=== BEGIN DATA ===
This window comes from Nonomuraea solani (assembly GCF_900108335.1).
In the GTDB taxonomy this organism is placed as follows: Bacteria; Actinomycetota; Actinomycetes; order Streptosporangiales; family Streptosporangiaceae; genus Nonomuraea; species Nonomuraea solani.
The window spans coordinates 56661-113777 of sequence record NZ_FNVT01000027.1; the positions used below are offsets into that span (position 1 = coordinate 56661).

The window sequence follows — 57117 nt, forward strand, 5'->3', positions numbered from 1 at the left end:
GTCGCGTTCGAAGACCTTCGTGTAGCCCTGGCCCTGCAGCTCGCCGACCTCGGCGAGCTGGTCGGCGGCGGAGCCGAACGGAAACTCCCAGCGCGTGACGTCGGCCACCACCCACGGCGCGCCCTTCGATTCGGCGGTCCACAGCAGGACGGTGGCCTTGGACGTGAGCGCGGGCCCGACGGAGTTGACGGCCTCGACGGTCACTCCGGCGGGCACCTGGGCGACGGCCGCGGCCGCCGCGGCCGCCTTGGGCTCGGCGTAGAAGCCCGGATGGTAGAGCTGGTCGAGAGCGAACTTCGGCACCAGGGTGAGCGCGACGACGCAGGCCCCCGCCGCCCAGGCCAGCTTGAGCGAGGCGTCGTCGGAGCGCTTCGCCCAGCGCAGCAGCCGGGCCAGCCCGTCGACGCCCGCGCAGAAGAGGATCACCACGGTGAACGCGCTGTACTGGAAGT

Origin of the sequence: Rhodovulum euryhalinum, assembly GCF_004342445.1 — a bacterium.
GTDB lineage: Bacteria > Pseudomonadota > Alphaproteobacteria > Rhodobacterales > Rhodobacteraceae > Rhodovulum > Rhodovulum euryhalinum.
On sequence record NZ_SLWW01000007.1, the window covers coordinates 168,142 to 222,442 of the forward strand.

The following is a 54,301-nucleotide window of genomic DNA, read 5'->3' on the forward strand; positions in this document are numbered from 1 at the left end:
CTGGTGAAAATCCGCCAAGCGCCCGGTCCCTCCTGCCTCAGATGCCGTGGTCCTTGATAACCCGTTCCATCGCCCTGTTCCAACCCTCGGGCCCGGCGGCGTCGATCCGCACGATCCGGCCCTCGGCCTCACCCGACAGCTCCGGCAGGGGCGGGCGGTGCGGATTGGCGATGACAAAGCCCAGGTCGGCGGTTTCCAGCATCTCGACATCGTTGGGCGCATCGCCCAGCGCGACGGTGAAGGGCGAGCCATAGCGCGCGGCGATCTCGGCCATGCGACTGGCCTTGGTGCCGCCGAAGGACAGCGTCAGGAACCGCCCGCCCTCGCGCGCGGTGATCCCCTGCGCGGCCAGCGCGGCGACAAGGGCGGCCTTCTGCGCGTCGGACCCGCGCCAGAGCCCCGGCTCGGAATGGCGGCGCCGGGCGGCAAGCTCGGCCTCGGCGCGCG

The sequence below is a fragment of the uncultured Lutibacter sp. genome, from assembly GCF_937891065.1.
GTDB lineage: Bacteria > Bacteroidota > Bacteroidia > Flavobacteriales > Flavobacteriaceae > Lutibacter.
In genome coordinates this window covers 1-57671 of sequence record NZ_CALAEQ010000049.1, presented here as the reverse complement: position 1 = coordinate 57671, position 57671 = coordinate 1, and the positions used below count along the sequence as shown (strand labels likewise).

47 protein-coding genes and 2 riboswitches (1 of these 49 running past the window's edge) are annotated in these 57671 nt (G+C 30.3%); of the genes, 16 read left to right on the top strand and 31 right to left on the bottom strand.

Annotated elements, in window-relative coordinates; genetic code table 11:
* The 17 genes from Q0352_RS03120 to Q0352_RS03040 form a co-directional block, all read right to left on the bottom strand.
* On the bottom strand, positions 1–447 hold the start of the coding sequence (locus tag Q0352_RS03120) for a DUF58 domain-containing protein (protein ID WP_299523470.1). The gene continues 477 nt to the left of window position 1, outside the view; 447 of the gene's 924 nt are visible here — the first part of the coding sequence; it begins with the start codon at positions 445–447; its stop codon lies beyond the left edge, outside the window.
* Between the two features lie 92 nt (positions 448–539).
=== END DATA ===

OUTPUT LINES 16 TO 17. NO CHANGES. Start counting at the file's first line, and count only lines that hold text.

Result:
* The 17 genes from Q0352_RS03120 to Q0352_RS03040 form a co-directional block, all read right to left on the bottom strand.
* On the bottom strand, positions 1–447 hold the start of the coding sequence (locus tag Q0352_RS03120) for a DUF58 domain-containing protein (protein ID WP_299523470.1). The gene continues 477 nt to the left of window position 1, outside the view; 447 of the gene's 924 nt are visible here — the first part of the coding sequence; it begins with the start codon at positions 445–447; its stop codon lies beyond the left edge, outside the window.